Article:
Where the Candidates Stand on Cannabis

About 4 min

Where the Candidates Stand on Cannabis



A Gallup poll at the end of 2015 found that a majority of Americans now believe marijuana should be legal. In 1969 only 12% of adults felt this way, but the number has been steadily rising year after year. Now, the support stands at 58%. As of this moment, 17 states have decriminalized the possession of small amounts of the drug, while nearly half of the states have legalized the drug to treat specific medical conditions.

With the presidential election looming, you might be wondering where the candidates stand on the issue. While there are some variations, every single one of the remaining candidates says they support the states’ rights to make the decision. It’s a bit of a historic shift. Here is a brief synopsis of each candidate’s position:

Ted Cruz (R)

In 2015 Senator Cruz said he was opposed to legalization, but he does believe states should have the right to establish their own marijuana policies. He told the Texas Tribune, “I don’t support drug legalization, but I do support the Constitution. I think individual states can choose to adopt it. So if Texas had it on the ballot, I’d vote against it, but I respect the authority of the state to follow different polices.”

Hillary Clinton (D)

The former Secretary of State says she supports rescheduling marijuana from a Schedule I drug to a Schedule II to allow for universities and the NIH to conduct research into medical uses. As far as the states go, Clinton says she would continue the Obama Administration’s policy to ease enforcement efforts in the states that have legalized the drug. She refers to these states as experiments that can help point the way to a national policy.

Donald Trump (R)

Mr. Trump says he supports legal access to medical marijuana. He has had several opinions in the past. In 1990 he stated that in order to win the drug war the country needed to legalize all illicit drugs to take the profit away from the drug czars. More recently he said he opposed legalizing the drug for recreational use, but has shifted a bit more and now says states should be able to set their own policies with regard to adult use.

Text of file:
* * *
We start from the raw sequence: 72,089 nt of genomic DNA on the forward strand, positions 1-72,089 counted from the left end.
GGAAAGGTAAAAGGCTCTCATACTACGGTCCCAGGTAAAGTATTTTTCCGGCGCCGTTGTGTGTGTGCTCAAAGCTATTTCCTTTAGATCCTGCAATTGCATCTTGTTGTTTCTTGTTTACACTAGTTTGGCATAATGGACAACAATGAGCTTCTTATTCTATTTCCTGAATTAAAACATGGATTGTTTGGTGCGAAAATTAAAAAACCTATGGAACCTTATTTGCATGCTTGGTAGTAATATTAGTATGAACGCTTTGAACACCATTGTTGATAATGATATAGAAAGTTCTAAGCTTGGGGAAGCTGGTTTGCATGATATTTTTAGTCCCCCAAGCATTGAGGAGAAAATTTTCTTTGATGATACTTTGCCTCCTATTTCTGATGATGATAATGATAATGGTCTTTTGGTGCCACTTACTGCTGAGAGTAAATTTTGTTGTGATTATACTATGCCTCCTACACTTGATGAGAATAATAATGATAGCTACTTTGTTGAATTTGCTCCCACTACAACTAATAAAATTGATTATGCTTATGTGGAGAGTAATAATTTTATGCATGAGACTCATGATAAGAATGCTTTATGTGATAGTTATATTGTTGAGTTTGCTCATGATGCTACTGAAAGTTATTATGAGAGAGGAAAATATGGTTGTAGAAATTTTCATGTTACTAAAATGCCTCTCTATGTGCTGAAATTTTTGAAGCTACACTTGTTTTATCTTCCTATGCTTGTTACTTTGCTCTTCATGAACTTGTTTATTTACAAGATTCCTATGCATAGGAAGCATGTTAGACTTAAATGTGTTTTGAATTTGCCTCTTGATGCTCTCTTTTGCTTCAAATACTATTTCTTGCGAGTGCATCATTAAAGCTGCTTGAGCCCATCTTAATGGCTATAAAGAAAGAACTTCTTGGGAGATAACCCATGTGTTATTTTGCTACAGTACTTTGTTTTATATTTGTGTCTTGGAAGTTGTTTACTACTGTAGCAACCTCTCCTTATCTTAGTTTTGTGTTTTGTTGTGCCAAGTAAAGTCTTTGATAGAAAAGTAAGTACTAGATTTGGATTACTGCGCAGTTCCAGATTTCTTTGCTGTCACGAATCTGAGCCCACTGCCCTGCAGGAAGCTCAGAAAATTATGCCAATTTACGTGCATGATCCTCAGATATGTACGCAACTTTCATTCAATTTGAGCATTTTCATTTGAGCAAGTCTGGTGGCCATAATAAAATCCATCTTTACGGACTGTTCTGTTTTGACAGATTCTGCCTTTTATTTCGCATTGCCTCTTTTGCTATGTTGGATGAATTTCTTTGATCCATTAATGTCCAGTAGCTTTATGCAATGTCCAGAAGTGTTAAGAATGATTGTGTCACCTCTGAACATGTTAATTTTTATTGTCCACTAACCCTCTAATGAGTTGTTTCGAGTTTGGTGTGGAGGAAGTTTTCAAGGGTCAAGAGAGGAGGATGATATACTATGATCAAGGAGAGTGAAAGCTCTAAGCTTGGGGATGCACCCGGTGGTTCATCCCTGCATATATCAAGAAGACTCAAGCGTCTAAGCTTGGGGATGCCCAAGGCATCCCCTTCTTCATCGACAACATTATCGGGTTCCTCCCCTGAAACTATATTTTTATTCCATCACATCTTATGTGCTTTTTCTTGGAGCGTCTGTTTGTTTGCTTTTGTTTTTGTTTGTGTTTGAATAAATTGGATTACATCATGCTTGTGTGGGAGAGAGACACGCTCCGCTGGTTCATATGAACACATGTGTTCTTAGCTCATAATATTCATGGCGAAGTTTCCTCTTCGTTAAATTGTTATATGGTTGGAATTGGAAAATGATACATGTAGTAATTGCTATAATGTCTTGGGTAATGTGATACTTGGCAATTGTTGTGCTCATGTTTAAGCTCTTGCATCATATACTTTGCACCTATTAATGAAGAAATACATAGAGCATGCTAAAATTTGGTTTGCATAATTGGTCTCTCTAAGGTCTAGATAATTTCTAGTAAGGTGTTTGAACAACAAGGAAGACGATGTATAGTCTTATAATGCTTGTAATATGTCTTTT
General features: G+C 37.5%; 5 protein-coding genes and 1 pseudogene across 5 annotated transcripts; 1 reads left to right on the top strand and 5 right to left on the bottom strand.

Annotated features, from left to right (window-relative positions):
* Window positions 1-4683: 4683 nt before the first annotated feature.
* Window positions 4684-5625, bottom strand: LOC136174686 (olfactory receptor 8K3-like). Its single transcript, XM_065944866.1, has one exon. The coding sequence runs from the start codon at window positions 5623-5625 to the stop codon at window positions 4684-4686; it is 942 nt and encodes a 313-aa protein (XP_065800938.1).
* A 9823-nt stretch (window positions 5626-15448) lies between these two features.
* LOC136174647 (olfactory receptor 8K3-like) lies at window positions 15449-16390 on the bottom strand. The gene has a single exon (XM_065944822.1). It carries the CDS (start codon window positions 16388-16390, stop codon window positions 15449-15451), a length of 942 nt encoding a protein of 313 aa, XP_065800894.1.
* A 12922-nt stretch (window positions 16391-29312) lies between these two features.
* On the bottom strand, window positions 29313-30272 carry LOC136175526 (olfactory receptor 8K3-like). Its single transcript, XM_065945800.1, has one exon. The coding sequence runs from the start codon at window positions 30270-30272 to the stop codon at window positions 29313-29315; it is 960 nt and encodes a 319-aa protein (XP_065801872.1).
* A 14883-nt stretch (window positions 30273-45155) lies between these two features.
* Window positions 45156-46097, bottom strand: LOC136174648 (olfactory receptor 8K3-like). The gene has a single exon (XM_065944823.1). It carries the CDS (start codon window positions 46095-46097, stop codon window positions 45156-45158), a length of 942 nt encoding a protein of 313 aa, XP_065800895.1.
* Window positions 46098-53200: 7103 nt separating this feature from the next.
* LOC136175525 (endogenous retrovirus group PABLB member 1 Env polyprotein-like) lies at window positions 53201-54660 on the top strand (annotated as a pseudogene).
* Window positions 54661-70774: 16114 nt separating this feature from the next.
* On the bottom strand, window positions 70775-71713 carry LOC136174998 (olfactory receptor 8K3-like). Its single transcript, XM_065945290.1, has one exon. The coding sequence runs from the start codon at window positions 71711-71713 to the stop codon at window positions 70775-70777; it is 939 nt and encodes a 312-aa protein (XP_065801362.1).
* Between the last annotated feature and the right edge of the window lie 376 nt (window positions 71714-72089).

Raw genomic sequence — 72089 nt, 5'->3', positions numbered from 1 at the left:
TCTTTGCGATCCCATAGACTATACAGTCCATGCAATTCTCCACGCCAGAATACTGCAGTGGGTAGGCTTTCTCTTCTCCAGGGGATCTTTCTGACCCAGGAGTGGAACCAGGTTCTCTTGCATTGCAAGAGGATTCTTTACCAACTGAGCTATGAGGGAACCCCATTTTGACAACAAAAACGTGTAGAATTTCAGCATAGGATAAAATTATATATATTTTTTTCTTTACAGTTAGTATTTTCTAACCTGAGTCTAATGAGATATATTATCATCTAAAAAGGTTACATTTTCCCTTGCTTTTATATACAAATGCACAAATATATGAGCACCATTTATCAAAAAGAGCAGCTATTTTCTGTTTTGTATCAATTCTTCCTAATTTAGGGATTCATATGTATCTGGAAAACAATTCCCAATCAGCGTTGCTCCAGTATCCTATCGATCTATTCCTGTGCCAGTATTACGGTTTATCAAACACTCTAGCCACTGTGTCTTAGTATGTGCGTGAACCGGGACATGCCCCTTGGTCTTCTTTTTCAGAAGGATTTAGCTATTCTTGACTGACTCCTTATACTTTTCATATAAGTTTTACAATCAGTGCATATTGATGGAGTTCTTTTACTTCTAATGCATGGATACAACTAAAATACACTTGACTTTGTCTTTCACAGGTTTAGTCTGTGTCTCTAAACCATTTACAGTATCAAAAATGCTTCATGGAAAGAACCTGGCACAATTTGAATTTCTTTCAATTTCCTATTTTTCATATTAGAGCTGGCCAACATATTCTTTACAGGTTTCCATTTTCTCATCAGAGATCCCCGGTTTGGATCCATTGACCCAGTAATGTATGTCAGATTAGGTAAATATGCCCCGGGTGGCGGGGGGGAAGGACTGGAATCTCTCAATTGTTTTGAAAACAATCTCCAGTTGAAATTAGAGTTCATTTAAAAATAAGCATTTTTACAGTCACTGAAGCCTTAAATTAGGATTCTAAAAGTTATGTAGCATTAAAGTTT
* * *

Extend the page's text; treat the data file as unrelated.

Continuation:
Bernie Sanders (D)

Senator Sanders says it is an obscenity that we stigmatize so many young Americans with a criminal record for smoking marijuana. He wants to take the drug off of the federal list of controlled substances and let states decide if they want to make it legal and to tax it. He says, as president, he would instruct the Department of Justice to not interfere with states that have decriminalized the drug.

John Kasich (R)

In the past, Governor Kasich has strongly opposed any effort to legalize marijuana, but in a recent town hall meeting he said medical marijuana is something we should look at. While he calls marijuana a scourge in the country and plans to fight against legalization in his home state of Ohio, he says he would have to support the decisions of the citizens in the states that have voted to make the drug legal.

Regardless of who wins in November, any real change is still up to Congress. Up until now, bills aimed at legalizing marijuana have not even made it out of committee. Under the U.S. Controlled Substances Act, marijuana is still 100% illegal when it comes to the federal government. The only real change that has happened was through amendments that blocked the funding for the DOJ’s enforcement efforts in states that have voted for legalization.

The conflicts between federal and local laws are finding their way into the courtroom. Will future administrations push settle this once and for all? Only time will tell.

Legalized Impairment  What Employers Can Do About It

Stay up-to-date on Employment Laws & Regulations with EBI's Screening News Network.